Goals of Humane Design. Goals of Humane Design is to create products that:

I am compiling a list of everything that Humane Design strives to do. I am just throwing everything that comes to my mind wrt to Humane Design goals. Please, add to the list!

Goals of Human Design is to create products that:

The list is compiled from the items given in the replies to this post.

  • bring long term happiness into human lives
  • enable digital sovereignty (ultimate control over digital assets and end-to-end ecryption)
  • have more privacy
  • have less notifications
  • have less unnecessary engagement
  • do not addict their users
  • do not create envy spirals
  • view their users as humans, not as sources of revenue
  • support connections in real life
  • when possible promote face-to-face communication
  • increase community cohesion
  • add transparency to communities working
  • do not create echo chambers
  • enhance and promote the best aspects of humanity and minimize the worst
  • expose and correct negative side effects that technologies/products may be having on individuals and societies
  • inform public of unknown risks/dangers of in-humane tech
  • teach us how to craft a life as well as make a living
  • support satisfaction of basic psychological needs of autonomy, competence, relatedness as per Self-Determination Theory of Motivation
  • do not exploit attention of their users
  • do not abuse power when they become leading or monopoly product in their niche
  • allow fair competition from other products in their niche
  • respect users’ freedom to use and modify the product as they see fit
  • do not rely on a business strategy of planned obsolescence
  • respect users’ right to use or reject the product
  • be open to criticism that seeks to improve the product
  • exist in an environment that promotes dignity (explained, in this post)
  • support and promote dignity of its users
  • make users’ data freely portable and ensure that this portability is frictionless
  • provide services that are modular and make sure their providers are easily interchangeable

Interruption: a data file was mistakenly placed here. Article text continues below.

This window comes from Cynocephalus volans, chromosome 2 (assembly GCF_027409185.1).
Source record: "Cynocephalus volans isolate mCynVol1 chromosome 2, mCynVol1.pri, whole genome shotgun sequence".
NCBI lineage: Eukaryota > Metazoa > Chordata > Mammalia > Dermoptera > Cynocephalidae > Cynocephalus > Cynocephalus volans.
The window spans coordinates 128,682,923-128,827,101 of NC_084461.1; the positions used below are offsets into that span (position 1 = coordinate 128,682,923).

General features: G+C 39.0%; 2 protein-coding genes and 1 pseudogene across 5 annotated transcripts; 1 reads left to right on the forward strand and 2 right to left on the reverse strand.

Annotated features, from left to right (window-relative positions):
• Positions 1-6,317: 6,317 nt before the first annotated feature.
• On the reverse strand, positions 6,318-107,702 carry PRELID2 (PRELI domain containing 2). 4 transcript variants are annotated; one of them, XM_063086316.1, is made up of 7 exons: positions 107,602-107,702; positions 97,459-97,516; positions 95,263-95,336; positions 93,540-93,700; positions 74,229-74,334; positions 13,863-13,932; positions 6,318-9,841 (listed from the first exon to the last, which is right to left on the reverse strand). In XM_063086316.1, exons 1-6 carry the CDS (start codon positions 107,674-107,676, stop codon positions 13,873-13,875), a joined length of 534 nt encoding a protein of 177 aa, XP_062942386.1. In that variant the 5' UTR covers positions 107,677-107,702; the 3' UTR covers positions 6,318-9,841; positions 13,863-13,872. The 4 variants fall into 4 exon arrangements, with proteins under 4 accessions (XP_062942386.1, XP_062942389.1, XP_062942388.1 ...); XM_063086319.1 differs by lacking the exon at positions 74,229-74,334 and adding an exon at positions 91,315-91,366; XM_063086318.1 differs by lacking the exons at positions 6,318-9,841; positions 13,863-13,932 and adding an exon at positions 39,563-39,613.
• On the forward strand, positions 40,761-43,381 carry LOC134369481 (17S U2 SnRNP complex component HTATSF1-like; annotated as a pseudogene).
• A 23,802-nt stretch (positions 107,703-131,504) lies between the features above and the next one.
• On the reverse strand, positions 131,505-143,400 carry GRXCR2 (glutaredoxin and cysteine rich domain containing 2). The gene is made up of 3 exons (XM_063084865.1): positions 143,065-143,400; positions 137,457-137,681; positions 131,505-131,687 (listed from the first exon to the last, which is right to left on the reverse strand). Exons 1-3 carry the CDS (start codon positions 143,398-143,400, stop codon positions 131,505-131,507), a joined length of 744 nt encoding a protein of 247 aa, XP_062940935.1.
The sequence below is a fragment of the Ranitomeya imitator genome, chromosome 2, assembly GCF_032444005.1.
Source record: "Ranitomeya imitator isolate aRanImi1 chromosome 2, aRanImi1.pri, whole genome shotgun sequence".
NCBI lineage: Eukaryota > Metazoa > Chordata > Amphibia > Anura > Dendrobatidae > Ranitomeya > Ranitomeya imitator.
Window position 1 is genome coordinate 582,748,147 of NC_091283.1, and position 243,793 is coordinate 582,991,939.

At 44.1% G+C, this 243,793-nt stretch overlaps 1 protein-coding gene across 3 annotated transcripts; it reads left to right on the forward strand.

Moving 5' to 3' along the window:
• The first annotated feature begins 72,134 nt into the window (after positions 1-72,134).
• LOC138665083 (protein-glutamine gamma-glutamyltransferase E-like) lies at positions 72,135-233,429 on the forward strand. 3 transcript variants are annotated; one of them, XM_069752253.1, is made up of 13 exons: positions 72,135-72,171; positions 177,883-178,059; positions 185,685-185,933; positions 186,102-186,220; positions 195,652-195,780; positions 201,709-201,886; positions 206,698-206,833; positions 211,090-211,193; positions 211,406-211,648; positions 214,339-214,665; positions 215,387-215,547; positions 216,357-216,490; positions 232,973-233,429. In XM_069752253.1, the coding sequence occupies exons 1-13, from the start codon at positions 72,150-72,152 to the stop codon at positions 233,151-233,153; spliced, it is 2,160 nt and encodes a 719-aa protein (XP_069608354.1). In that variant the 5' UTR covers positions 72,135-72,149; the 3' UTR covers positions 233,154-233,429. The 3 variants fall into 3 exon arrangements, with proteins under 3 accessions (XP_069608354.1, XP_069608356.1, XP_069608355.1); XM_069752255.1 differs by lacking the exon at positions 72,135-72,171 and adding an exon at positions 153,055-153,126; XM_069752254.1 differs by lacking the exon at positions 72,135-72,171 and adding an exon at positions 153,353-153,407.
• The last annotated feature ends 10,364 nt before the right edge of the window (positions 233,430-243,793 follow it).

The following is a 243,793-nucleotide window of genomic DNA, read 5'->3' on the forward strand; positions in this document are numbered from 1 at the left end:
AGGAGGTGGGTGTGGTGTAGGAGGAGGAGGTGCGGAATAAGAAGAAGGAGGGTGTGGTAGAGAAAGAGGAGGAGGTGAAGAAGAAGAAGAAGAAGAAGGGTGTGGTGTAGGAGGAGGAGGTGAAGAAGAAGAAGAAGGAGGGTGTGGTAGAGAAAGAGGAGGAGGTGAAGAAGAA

• have code, data and content are open source / creative commons / public domain

Please, reply to the post and I will add your ideas for goals to the list or we can make this a wiki-post.

  • enhance and promote the best aspects of humanity and minimize the worst
  • expose and correct negative side effects that technologies/products may be having on individuals and societies
  • inform public of unknown risks/dangers of in-humane tech
  • teach us how to craft a life as well as make a living

BTW, I notice the word sovereignty being used a lot lately. It seems to me that individual sovereignty might be a misnomer–unless individuals live as independent kingdoms. Perhaps autonomy is a better word in some cases.

@patm I see what you mean, regarding the usage of sovereignty vs autonomy, sovereign vs autonomous.

The usage of sovereign, sovereignty is correct when we talk about the digital technology that enables ultimate control over digital assets and end-to-end encryption. This is a great name for this technology - it underscores that it provides ultimate freedom and control.

You are right, till now the word “sovereign” was reserved for nations and kings. Only the king was a sovereign, others were subjects. Now Sovereignty Enabling Technologies enable anyone to be a sovereign, a peer in relationships with anyone (even with a government) - at least in the digital world. This is very important as it opens a way to create an “Organization of United Humans” just as we have an “Organization of United Nations”.

When we talk about psychology related stuff, then autonomy is a correct word. For example, as per Self-Determination Theory of motivation, there are 3 basic psychological needs: autonomy, competence, relatedness.

One of the goals of Humane Design is to create products that support autonomy.


Thank you for this explanation, @Drabiv :slight_smile:

I recognize the word’s popular currency and am questioning it for the sake of advocating some restraint in its use.

In the Hawaiian Islands, sovereignty has a specific meaning associated with the Native Hawaiians as a people and nation (lahui). Hawaii, as you may know, was annexed to the U.S. by force in the late nineteenth century. Prior to that, it was an independent kingdom recognized as such by other countries. For decades, the Native Hawaiians have sought to recover sovereignty as a nation. It’s with this knowledge in the back of my mind that I respond to the word.

I see your points and appreciate your differentiation from the word autonomy.

1 Like